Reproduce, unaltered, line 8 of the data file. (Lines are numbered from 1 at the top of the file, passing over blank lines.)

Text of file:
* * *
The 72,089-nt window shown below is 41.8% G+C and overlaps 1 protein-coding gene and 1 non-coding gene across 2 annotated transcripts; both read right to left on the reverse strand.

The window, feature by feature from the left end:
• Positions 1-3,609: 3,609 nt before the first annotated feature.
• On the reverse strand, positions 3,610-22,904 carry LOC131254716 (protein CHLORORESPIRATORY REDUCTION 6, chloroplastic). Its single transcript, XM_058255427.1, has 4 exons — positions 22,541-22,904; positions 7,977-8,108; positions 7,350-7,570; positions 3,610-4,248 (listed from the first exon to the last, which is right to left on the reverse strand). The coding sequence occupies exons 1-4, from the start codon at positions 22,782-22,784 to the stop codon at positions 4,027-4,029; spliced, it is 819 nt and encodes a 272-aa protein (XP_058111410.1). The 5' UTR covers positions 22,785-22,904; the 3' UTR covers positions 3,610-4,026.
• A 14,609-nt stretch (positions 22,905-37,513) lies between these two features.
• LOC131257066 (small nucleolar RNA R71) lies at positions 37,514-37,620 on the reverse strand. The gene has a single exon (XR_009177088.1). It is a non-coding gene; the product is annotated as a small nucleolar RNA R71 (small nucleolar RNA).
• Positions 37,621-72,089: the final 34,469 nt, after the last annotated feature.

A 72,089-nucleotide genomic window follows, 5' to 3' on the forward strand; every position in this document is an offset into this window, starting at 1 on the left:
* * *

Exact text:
A 72,089-nucleotide genomic window follows, 5' to 3' on the forward strand; every position in this document is an offset into this window, starting at 1 on the left: